I bought the pictured caliper at Lee Valley in 2006 for $21.50, and it's a wonder I haven't worn it out; I use it very frequently. (The caliper is still available -- the catalogue number is 88N70.01.)

Note that the inch scale is fractional, not decimal. That's what makes the thing so useful to me. A precision caliper that reads directly in fractions of an inch along with millimetres is a real blessing in the workshop. (And I don't mean to appear backward or unschooled here. I'm quite conversant with metric and decimal inch measure as well, and I make use of them both as it suits me to.)

It actually baffles me a bit that precision fractional inch vernier calipers have always been a somewhat obscure item, considering the ubiquity of fractional inch measure that still adheres throughout Canada and the USA.

Anyway, I wanted to introduce the tool and recommend it. If you're a boomer of a certain age for whom fractional inch measure is second nature, I think you may find it useful; I certainly have. And if you're beginning to think I'm some kind of shill for Lee Valley, read on. I'll tell you of the problem I encountered with this caliper, and how I solved it.

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If you look closely at the caliper's inch cursor in the photograph, you'll notice that the screw recesses have a rather blank appearance, unlike those in the metric cursor, which obviously contain tiny screw heads. There's a reason for that; the inch cursor has no screws holding it in place.

When I got the caliper home and started using it, I noticed that the inch cursor was imperfectly zeroed. Rather than go through the aggravation of returning it to the store, I set about looking into what could be done to zero it.

I loosened the cursor and tried to zero it and retighten it -- no way. If anything, I'd made it worse. What no doubt happened at the factory was that the assembler encountered a marginal cursor fit, levered the thing into place as best he could with whatever means he had at his disposal, said, "Close enough for this outfit." and boxed the caliper. I doubt he'd have been thanked for doing otherwise.

Since I could see no way to zero the cursor and install the screws, I tried a different approach. I thoroughly degreased the cursor mounting area with lacquer thinner, got the cursor in place and zeroed, clamped it there and then filled the screw holes with epoxy. It worked remarkably well. The feel of the slide on the beam is flawless, and it's held together for four years now.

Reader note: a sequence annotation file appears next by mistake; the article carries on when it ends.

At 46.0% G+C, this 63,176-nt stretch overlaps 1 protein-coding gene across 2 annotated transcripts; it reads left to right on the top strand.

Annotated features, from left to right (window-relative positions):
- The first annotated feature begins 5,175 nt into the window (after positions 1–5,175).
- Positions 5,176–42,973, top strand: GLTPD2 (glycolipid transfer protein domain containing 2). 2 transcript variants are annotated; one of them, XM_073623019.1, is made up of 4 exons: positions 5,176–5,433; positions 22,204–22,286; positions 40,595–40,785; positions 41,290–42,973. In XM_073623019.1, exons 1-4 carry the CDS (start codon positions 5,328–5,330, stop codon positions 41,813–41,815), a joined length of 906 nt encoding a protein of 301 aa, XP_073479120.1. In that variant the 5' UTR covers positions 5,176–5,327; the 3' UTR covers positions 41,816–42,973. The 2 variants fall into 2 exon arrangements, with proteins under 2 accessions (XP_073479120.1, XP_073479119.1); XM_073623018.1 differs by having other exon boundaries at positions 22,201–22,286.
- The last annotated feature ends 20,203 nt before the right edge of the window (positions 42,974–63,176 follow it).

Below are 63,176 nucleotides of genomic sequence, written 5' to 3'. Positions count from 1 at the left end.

So there we are. When a twenty-buck 'precision' tool comes up a bit short on precision, there may be a way to deal with it. There certainly was in this case.

By the way, there's more to fractional inch measure with this caliper than meets the eye. See this post for a look at a practical application of some really tiny fractions of an inch.

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SUNDAY, AUGUST 14, 2011

Addendum -- Reading a Fractional Vernier

It dawned on me recently that some may have found this post while looking for instruction on how to read a fractional vernier. I'm not a mathematician, and I'm not going to attempt a rigourous explanation, but following is how I understand it. It works for me.

If you enlarge the above photograph, you can clearly see that the caliper is reading zero -- the cursor's zero is directly aligned with the beam's zero. Now, look at where that puts the cursor's '8' -- directly aligned with the beam's '15/16'. So, we can think of the cursor as representing a 'short inch' that's 1/16" shy of a full inch.

That 'short inch' on the cursor is divided into eight equal parts ('short eighths'). Each of those 'short eighths' is 1/128" shy of a full eighth. (True. You're more than welcome to work it out and prove it.) So, moving the cursor rightward until the cursor's first 'short eighth' aligns with the beam's first full eighth represents a cursor displacement of 1/128". As each successive 'short eighth' aligns with each successive full eighth, another 1/128" of cursor displacement occurs until we arrive at a direct reading of 1/16".

Here's the sequence of eight 'short eighth'/full eighth alignments that occur within 1/16" of cursor motion to the right:

1/128"

1/64"

3/128"

1/32"

5/128"

3/64"

7/128"

1/16"

Think of it this way; what the cursor's divisions do for you is they give you a means of accurately interpolating eighths of sixteenths. One-eighth of one-sixteenth is 1/128th.

And that's the best I can do. I'd be delighted to read a better explanation if anyone has one.

And by the way, the vernier scale was invented by Pierre Vernier. He published the invention at Brussels in 1631. How's that for leaving a legacy?

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MONDAY, AUGUST 15, 2011

Addendum No. 2 -- A Fractional Vernier Variant

As with everything, there's a variation on the preceding. Pictured below are a couple of examples of half-inch/'short half-inch' verniers.

The nominal resolution is the same at 1/128", but the eight-division vernier on the cursor is only 7/16" long. On these verniers, one is looking for successive 1/16" alignments, rather than successive 1/8" alignments. Apart from that, the operating principle is no different.

Obviously, though, the inch/'short inch' vernier has inherently better visual resolution owing to its increments being more spread out.